Note: Kitty's story is credited in part to the article published at: http://www.pbs.org/independentlens/blog/history-of-911-americas-emergency-service-before-and-after-kitty-genovese/.
The brutal 1964 murder of 28-year-old Kitty Genovese is said to be the impetus for America's 9-1-1 emergency call system - the one we've relied on for the past 50 years.
In the early hours of March 13, 1964, 28-year-old bar manager Kitty Genovese was brutally raped and fatally stabbed outside her NYC apartment in the borough of Queens. Kitty had been dead for two weeks when The New York Times published a shocking account of her killing. The headline read, "37 WHO SAW MURDER DIDN'T CALL THE POLICE," a narrative that went viral, with other papers and media outlets running the story. A public furor erupted, and Kitty's case caught national attention. In the immediate aftermath, local officials joined a national campaign to create a unified emergency response protocol.
Kitty Genovese (photo courtesy Kew Gardens)
The Genesis of 9-1-1
Up until the late 1960s, there was no centralized number for people to call in case of an emergency. If someone needed to contact the police or fire department, they called the nearest station. Another option was to dial "0" to reach a telephone operator and then be connected.
By 1968, AT&T - which at the time operated nearly all telephone connections in the U.S. - established a 9-1-1 line. Why that number? They wanted a number that was short, easy to remember and unique, and 9-1-1 had never been used as an area code or service code. This was also back when rotary dial telephones were still the primary type of phone so the shorter the number, the better.
It was February 16, 1968, when the first call was placed to 9-1-1. It was made by Senator Rankin Fite in Haleyville, Alabama. In fact, the red rotary phone that he used to make it is still on display in Haleyville, and the city hosts a 9-1-1 festival every year to honor the historical moment. Today, decades later, 9-1-1 is embedded in the American culture - even children know to call 9-1-1 in an emergency. Yet, it was not an easy or quick journey to get here.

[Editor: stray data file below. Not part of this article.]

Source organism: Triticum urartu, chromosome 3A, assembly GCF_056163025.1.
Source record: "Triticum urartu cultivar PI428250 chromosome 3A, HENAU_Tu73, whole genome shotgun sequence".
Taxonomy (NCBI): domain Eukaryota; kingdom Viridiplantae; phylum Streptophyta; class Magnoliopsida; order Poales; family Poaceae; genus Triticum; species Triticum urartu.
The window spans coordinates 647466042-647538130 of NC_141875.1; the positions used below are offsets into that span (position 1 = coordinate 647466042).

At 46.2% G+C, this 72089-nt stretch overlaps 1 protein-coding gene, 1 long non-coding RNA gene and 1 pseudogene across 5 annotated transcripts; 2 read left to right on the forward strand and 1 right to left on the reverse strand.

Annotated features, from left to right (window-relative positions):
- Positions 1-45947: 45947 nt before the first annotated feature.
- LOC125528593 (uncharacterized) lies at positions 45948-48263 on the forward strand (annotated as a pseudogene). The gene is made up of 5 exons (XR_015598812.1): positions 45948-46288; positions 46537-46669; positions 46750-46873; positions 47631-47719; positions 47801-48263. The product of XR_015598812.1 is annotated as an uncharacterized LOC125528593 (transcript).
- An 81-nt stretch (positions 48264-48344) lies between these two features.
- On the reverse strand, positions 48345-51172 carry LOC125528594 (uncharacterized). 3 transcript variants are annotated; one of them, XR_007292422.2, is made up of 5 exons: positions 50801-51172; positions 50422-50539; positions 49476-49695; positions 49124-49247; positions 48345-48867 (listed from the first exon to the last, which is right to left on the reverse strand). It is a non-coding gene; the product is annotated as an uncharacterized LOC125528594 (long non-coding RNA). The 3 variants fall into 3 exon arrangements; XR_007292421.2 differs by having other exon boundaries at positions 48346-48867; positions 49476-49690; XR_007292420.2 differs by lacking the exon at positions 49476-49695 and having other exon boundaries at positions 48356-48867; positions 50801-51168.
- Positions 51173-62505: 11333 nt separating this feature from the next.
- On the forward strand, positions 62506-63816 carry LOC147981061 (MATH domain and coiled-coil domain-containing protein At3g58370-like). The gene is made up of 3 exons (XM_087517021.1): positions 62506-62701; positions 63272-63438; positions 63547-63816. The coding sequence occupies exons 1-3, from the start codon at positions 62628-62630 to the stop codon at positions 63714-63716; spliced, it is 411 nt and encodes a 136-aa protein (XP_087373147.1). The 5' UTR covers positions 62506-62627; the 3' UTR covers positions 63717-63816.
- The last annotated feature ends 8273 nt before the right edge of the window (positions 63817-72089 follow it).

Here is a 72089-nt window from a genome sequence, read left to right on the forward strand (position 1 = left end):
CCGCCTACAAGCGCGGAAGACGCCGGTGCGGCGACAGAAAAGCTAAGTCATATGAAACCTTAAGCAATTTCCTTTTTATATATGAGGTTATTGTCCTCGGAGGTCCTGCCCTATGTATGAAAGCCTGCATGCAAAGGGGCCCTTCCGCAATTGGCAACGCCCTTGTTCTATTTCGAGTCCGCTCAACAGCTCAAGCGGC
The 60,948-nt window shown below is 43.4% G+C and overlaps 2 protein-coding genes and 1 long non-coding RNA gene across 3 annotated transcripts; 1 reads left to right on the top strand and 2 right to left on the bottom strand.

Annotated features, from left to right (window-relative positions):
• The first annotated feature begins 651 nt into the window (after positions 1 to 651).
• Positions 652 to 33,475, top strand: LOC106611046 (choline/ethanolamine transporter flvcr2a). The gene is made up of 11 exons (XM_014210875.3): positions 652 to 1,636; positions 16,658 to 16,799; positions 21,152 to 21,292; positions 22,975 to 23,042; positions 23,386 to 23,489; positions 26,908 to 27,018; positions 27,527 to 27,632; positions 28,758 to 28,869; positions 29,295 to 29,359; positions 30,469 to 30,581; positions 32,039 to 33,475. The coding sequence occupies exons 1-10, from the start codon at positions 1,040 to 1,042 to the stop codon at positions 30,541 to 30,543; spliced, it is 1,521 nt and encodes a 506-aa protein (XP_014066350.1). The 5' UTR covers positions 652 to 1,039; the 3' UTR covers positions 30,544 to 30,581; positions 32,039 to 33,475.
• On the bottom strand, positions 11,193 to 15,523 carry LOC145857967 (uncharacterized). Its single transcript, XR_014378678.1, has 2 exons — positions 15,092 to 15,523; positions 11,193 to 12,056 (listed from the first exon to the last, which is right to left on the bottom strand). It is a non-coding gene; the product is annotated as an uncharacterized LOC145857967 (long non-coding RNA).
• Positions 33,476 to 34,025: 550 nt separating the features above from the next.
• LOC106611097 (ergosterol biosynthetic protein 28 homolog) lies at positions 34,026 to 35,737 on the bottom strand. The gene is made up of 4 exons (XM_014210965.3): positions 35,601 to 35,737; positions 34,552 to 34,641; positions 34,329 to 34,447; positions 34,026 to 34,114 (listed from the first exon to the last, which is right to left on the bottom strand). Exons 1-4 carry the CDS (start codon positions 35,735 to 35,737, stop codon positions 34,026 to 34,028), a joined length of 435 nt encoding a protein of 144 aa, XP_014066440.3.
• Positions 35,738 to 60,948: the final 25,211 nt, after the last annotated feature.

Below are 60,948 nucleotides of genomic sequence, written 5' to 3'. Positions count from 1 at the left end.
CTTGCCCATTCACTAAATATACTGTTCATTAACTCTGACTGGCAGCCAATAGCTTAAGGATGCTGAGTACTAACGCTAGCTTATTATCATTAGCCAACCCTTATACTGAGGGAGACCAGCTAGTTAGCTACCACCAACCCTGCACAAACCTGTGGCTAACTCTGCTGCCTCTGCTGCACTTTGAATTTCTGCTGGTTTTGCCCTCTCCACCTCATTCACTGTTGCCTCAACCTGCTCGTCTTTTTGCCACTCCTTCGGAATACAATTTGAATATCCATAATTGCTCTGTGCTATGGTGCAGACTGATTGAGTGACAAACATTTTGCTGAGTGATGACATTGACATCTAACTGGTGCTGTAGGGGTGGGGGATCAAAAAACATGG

It would take another 10 years after Senator Fite's call - about three years after Kitty was killed - before the U.S. would take steps to create the 9-1-1 system. President Lyndon Johnson's Commission on Law Enforcement and Administration of Justice issued a report recommending that citizens have the ability to contact police departments utilizing a single telephone number. By the late 1970s, only 26% of Americans had access to 9-1-1 service. Many cities didn't implement 9-1-1 service until the mid-1980s (LA, for example, didn't have 9-1-1 service until 1984), and by this time, only 50% of the United States had 9-1-1 coverage. Today, approximately 96% of the geographic U.S. is covered by some type of 9-1-1, but progress has given rise to new obstacles.
The Rise of Cellphones
In 1968, no one could have predicted that eventually 80% of 9-1-1 calls would come from mobile phones. Many 9-1-1 call centers manage hundreds to thousands of 9-1-1 calls daily, and dispatchers must work with minimal information from cell towers and GPS to locate each caller. Their feats are extraordinary amid the challenges a mobile society presents.
It is time to overcome these obstacles and meet the needs and demands of our communities. That's why, on the 50th anniversary of 9-1-1, we are excited to share the news of the release of the new groundbreaking VESTA® Map Local solution, helping Telecommunicators and first responders have more precise locations to save more lives.
On that fateful night in March 1964, people did not respond to Kitty Genovese's blood-curdling screams. But her screams have been resonating for years. Yes, Kitty, we hear you, and your story continues to save countless lives.
Learn more about the VESTA Map Local solution and its powerful abilities to help you find the most accurate locations for your 9-1-1 callers.